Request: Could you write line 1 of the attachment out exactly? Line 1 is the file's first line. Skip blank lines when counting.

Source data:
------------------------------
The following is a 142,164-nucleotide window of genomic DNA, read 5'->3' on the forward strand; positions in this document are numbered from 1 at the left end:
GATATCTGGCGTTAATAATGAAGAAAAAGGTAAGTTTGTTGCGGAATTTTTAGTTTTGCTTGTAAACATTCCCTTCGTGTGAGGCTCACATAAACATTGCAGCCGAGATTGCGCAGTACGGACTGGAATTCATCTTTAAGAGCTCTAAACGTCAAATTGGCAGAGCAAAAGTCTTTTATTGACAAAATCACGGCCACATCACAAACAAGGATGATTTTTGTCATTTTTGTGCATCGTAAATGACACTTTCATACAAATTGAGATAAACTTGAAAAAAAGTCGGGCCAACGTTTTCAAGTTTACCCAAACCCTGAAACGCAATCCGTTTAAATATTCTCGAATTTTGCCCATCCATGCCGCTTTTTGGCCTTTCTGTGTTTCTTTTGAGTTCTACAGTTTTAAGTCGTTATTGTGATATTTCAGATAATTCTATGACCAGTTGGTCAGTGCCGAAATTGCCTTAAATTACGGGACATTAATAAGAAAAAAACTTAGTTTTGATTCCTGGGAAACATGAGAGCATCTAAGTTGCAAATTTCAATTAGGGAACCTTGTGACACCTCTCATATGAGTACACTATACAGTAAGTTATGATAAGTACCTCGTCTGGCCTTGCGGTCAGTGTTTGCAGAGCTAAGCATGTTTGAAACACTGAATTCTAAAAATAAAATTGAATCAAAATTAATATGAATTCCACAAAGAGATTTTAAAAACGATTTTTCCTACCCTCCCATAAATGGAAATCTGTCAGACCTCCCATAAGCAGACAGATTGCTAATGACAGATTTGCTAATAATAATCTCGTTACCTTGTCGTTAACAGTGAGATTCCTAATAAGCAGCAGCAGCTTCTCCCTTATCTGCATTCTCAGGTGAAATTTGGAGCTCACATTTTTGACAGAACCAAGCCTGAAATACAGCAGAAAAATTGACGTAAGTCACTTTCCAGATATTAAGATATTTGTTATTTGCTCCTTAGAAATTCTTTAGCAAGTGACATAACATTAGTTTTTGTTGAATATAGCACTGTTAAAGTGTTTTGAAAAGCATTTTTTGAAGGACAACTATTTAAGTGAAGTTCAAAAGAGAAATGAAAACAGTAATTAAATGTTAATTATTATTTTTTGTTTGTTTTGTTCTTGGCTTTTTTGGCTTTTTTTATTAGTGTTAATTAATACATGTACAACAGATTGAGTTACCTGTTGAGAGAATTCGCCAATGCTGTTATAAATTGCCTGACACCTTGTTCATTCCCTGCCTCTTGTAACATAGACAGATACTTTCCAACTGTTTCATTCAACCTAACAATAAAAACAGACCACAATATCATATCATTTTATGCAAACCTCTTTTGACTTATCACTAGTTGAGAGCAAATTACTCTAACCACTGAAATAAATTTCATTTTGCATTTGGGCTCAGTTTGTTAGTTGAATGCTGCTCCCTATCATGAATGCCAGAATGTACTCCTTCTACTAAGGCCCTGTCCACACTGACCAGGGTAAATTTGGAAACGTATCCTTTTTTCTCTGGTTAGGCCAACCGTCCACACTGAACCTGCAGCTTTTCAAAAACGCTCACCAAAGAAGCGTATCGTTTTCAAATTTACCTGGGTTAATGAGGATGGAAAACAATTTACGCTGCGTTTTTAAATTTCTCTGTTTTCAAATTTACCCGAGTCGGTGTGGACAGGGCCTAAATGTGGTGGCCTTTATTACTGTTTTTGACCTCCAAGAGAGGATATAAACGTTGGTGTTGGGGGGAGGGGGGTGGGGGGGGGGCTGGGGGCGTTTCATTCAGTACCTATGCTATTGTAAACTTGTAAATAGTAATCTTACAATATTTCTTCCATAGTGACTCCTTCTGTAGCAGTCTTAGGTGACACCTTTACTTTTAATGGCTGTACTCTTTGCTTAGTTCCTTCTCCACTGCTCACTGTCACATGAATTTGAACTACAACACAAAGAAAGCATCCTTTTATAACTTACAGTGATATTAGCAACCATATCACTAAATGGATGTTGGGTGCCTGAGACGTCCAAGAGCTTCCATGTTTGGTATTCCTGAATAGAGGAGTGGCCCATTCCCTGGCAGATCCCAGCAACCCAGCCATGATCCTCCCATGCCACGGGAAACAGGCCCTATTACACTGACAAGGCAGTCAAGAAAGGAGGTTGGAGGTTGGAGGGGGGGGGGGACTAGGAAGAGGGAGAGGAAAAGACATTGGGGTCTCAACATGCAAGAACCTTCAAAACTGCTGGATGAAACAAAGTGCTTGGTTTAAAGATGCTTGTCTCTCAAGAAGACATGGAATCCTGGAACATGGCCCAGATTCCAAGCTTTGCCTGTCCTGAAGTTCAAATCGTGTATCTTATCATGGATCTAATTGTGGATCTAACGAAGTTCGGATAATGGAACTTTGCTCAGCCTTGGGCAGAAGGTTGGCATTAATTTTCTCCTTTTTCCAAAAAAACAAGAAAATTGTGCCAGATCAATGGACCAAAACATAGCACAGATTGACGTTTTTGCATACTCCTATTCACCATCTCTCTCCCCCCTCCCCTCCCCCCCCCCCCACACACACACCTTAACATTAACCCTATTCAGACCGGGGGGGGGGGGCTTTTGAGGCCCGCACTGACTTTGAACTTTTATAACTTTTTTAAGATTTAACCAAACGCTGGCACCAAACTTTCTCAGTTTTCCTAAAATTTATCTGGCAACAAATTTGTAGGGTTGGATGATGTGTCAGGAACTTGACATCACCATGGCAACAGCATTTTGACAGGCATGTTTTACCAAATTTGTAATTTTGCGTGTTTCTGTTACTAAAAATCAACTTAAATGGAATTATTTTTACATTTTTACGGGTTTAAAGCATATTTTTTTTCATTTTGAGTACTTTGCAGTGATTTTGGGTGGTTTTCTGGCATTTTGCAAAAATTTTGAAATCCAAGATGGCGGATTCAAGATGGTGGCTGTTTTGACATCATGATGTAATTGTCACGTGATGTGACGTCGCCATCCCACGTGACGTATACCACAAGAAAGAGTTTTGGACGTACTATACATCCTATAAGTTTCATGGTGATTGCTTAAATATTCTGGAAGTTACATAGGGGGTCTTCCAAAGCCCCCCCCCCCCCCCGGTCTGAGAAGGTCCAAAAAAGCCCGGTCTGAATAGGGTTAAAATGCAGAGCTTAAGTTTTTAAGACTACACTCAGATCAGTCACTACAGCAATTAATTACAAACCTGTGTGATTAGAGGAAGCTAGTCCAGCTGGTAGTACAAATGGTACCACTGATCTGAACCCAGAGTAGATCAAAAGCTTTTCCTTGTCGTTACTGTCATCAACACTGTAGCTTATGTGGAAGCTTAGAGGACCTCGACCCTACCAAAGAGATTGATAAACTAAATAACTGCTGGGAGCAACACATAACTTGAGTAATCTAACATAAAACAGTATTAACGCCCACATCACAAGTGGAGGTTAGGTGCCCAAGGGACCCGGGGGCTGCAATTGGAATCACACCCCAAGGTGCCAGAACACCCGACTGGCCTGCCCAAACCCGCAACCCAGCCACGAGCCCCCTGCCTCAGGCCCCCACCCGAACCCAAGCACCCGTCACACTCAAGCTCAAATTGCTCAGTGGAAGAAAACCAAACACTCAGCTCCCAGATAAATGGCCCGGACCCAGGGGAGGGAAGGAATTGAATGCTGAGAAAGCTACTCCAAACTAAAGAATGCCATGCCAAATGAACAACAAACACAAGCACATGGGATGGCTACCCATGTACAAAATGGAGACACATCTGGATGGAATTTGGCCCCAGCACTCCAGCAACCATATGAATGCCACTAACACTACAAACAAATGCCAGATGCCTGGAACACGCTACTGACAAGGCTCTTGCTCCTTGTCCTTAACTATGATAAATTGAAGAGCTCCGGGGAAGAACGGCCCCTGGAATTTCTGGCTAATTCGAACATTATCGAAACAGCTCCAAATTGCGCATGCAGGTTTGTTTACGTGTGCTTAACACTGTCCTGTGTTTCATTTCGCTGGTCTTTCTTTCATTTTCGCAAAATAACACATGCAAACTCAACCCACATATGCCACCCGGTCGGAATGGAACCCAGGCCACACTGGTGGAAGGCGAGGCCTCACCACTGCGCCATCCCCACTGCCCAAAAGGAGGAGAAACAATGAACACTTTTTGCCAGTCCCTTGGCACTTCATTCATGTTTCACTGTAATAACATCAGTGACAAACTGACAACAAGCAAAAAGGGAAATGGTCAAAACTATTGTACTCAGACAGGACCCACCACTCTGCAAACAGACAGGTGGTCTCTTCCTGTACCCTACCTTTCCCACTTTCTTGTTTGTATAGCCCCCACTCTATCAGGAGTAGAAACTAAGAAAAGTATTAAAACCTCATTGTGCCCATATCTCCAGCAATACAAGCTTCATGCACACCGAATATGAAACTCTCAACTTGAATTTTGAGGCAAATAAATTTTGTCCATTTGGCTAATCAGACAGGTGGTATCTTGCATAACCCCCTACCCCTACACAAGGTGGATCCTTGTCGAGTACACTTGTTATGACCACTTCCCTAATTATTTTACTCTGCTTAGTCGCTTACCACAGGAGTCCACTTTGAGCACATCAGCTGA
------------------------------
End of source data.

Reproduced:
The following is a 142,164-nucleotide window of genomic DNA, read 5'->3' on the forward strand; positions in this document are numbered from 1 at the left end: